Worker Cooperative Replication: Editor's Introduction to Issue 2, Volume 3
The theme of this issue is worker cooperative replication. It addresses an issue which is central to the growth of the democratic worker cooperative movement. How do we reproduce the success stories we have already achieved? That is, how do we replicate successful worker cooperatives in different locations? Inherent in the challenge of replication is a long standing conundrum of worker cooperative development. Replication is analogous to "franchising" in a capitalist company. Capitalist companies have a compelling motive to replicate successful stores - maximizing profit. What motive does a successful worker cooperatives have for replicating itself? Can cooperative activists harness the power of solidarity to be as dynamic a force for growth of the democratic economy as profit is for the capitalist economy?
In this GEO issue we have four articles that describe specific examples of worker cooperative replication. Joe Marraffino describes the structure and process of the Arizmendi Association of Cooperatives, an association of worker cooperative bakeries in the Bay Area of California. He traces the history of Arizmendi and then describes the step-by-step process of creating a new bakery. Joel Schoening tells the story of Women's Action to Gain Economic Security (WAGES) based on his interview WAGES director, Hilary Abell. WAGES is a non-profit organization, also in the California Bay Area. WAGES was started by a group of social service providers who saw the need to develop quality jobs in their community. WAGES has gone on to start four eco-friendly housecleaning worker cooperatives. Based upon an interview with Free Geek founder, Richard Seymour, Jim Johnson tells the story of Free Geek. Free Geek is a democratically organized non-profit in Portland, Oregon that refurbishes computers for the community and ethically recycles non-reusable computer components. There are now nine organizations that have replicated Free Geek's business model. Last, Innosanto Nagara describes the history of Design Action Collective. Design Action Collective provides graphic design and visual communications services to activist, social change and other progressive organizations. Their story is unique in that they started as a "spinoff" of the graphic design department of Inkworks Press, an offset printshop worker cooperative in Berkeley, California.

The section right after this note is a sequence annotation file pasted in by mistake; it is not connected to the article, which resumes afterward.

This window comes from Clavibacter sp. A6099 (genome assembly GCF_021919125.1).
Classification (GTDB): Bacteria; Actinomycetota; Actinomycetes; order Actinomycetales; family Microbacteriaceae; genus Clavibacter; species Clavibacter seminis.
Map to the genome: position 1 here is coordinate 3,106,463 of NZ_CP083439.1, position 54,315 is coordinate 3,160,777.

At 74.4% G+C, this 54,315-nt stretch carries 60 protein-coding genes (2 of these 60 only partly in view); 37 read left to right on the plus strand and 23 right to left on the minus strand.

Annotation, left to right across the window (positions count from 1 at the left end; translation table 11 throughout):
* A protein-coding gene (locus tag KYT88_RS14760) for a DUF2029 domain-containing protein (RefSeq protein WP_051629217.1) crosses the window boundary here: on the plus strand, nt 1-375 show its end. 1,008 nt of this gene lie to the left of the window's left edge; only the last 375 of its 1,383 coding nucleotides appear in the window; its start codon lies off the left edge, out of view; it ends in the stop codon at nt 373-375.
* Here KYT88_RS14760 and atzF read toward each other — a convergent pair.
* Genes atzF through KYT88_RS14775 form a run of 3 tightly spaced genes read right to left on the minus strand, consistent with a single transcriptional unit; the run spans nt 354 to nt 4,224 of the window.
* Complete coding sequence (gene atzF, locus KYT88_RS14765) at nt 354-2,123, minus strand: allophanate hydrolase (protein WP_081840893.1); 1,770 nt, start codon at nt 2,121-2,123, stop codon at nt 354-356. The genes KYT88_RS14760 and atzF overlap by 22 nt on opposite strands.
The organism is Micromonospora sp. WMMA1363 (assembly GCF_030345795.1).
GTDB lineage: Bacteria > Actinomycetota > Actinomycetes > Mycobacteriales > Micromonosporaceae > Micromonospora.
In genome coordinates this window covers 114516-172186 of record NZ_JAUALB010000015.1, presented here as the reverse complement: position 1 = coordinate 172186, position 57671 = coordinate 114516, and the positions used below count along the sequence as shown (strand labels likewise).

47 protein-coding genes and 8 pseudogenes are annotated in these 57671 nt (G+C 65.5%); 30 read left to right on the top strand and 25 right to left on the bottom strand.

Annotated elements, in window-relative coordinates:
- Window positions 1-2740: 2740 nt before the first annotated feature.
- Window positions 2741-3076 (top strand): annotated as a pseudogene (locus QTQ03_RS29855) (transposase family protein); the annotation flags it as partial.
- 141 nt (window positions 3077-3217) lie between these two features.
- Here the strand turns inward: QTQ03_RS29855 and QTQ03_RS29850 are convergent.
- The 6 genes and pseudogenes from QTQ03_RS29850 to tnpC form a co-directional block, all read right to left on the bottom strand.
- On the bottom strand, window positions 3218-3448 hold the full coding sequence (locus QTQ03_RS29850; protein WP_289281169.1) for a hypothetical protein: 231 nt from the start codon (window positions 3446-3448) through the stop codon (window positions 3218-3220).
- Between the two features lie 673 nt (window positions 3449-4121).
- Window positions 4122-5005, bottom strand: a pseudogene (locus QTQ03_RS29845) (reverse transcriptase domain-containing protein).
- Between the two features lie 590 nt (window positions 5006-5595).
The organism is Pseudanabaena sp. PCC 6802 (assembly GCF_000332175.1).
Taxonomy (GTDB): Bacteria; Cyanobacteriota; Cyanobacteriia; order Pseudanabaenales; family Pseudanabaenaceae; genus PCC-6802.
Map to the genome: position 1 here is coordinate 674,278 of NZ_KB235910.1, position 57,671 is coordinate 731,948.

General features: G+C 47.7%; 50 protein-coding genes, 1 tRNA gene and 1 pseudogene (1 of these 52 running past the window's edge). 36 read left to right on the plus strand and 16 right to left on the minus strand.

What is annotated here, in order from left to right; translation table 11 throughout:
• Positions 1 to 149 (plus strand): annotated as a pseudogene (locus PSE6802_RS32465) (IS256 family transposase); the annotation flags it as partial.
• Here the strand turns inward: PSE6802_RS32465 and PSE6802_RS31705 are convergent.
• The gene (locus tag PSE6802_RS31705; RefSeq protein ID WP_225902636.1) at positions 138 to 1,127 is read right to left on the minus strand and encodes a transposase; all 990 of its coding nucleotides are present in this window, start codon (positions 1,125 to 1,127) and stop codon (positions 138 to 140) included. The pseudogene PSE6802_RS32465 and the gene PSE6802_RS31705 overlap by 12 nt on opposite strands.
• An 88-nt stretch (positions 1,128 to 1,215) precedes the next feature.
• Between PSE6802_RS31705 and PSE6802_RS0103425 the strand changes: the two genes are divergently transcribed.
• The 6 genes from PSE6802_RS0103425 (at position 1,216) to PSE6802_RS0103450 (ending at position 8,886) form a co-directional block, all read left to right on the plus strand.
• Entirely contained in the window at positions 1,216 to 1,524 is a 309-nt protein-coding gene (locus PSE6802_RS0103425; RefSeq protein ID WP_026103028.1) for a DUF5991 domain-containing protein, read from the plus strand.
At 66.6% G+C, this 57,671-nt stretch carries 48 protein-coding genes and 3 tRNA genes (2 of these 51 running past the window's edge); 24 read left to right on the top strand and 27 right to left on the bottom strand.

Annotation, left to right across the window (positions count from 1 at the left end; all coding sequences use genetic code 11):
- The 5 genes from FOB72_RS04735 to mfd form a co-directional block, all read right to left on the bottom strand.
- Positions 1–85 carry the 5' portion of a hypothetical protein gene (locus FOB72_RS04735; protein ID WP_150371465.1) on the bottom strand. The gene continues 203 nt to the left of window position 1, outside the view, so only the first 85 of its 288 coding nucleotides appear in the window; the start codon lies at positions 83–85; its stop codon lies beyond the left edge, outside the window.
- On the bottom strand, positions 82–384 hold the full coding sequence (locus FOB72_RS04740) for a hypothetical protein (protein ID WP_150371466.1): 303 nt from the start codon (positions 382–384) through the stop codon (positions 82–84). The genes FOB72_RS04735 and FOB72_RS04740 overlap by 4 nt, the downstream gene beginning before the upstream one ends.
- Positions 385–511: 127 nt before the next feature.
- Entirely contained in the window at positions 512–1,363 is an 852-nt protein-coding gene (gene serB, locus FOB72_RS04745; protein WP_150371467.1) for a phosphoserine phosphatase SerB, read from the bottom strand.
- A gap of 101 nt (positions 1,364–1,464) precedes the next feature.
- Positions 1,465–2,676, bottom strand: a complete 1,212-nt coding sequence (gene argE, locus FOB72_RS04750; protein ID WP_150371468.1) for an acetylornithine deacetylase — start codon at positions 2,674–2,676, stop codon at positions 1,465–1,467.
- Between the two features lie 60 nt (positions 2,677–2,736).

Interested readers may also want to refer to Jim Johnson's article on home care cooperative development in GEO issue volume 2 issue 1 entitled "Co-ops Unite to Support Worker-Ownership in Home Care" and Margaret Bau's "Building on Lessons Learned" web page on cooperative development. For a very useful a collection of working documents from worker cooperatives, democratic workplaces, cooperative developers and worker co-op federations from around the country, visit the US Federation of Worker Cooperatives' document library.
Also, in this issue Lisa Stolarski reviews "The Shock Doctrine" by Naomi Klein.
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